Down from our sires, who showed us virtue's ways,-
How to be meek and mild, from morn to night,
And reverently discharge our parts aright.
May T'ang accept the rites his son thus pays,
As round the summer comes, and autumn days!

The Lëch t800 ; narrative. APPROPRIATE, PROBABLY, LIKE THE LAST PIECE, TO A SACRIFICE TO T'ANG,-DWELLING ON THE SPIRITS, THE SOUPS, AND THE GRAVITY OF THE SERVICE, AND ON THE ASSISTING PRINCES.

VOL. III.

It is the view of Choo He that this piece was used at a sacrifice to T'ang, and I am persuaded the view is correct. The Preface says that it was sung in sacrificing to T'ae-mow, the second of the Honoured Ones (Chung Tsung), mentioned in the note on the title of the Book. But it would be strange if we had a sacrifice to T'ae-mow, and not a word in the hymn used at it in praise of him, or that can in any way be fairly interpreted of him,

Ah ! from our sire, whose merit vast we own,
What blessings ever upon us come down,
Abiding, oft-repeated, deeds of grace!
And you, O king, receive them in this place.
Here in our vessels shine the spirits clear,
And T'ang himself, much wished for, shall appear.
Here too are set the soups of flavour rare,
Tempered, and mixed, with cunning and with care.
These offerings we set forth, without a word,
Without contention, and with one accord,
To beg the presence of the honoured lord.
He will the eye-brows of long life confer,
And face of wrinkled age, and whitening hair.
With yokes adorned, and naves with leather bound,
While at the bits the eight bells tinkling sound,
The feudal princes come, to take their part
In all the offerings made with rev'rent heart.
To us the mighty sovereignty was given;
And prosperous fortune long sent down from Heaven
Our fruitful harvests clearly prove. And now
Himself pleased with our service Tang will show,
And on us blessings without end bestow.
May Tang regard the rites his son thus pays,
As round the summer comes, and autumn days!

III.

The Heuen nëaou; narrative. APPROPRIATE TO A SACRIFICE IN THE ANCESTRAL TEMPLE OF SHANG :-INTENDED SPECIALLY TO DO HONOUR TO THE KING W00-TING AND THE CELEBRATING MONARCH,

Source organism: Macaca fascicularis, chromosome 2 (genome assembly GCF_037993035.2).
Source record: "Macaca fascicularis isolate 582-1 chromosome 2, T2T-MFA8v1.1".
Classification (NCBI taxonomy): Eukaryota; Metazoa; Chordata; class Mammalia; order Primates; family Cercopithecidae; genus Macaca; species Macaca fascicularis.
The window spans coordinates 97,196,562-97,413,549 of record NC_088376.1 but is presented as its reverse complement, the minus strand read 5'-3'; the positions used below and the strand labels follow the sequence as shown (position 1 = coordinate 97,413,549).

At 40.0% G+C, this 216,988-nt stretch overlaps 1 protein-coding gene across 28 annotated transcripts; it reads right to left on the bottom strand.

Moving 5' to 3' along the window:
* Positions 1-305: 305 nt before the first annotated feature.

Reference has been made to Sëeh in the preliminary note. His mother, it is said, belonged to the harem of the ancient emperor K‘uh, and was named Këen-teih. The legends about the manner of Sëeh's conception are various. According to Sze-ma Ts'ëen and others, Këen-teih was bathing in an open place, when a swallow suddenly made its appearance and dropt an egg, which she took and swallowed ; and from this came the birth of Sëeh. Compare the legend about How-tseih in III. ii. I. The imperial editors say that we need not believe the legends ;--the important point is to believe that the birth of Sëeh was specially ordered by Heaven,

King, towards the end of the piece, was the name, it is supposed, of a hill near the capital of Shang, to which it served as a shelter and defence.

By Heaven sent down, the swallow came to earth,
And gave to our great Seeh his mystic birth.
The sire of Shang, his children long abode
In Yin-land, waxing great. Thereafter God
Gave to the martial T'ang His charge, that he
Should to each State assign its boundary.
Tang grandly thus possessed the regions nine,
And to each quarter did its lords assign.
First lord of Shang, the sovereign power who swayed,
He got his charge, certain and stable made.
Thus to our king the throne Woo-ting conveyed.
Woo-ting's descendant is a martial -king,
Whose powers, however taxed, still victory bring.
Ten lords, whose chariots dragon banners grace,
His millet dishes in due order place.
A thousand le extends the king's domain,
And there the people to repose are fain.
Lo! to the four seas thence our borders spread,
And from the space within there come to aid
Our temple service many chiefs arrayed.
Our hill of King for border has the Ho.
'Twas right the sovereignty to Shang should go ;
And from its ruler now all honours flow.

IV.

The Ch'ang fah; narrative. CELEBRATING SEEH, THE ANCESTOR OF THE HOUSE OF SHANG ; SEANG-T‘OO, HIS GRANDSON ; T'ANG, THE FOUNDER OF THE DYNASTY; AND E YIN, T'ANG'S CHIEF ADVISER.

It does not appear on occasion of what sacrifice this piece was made. The Preface says it was on occasion of the great Te sacrifice, when the principal object of honour would be the emperor K'uh, with Sëeh as his cor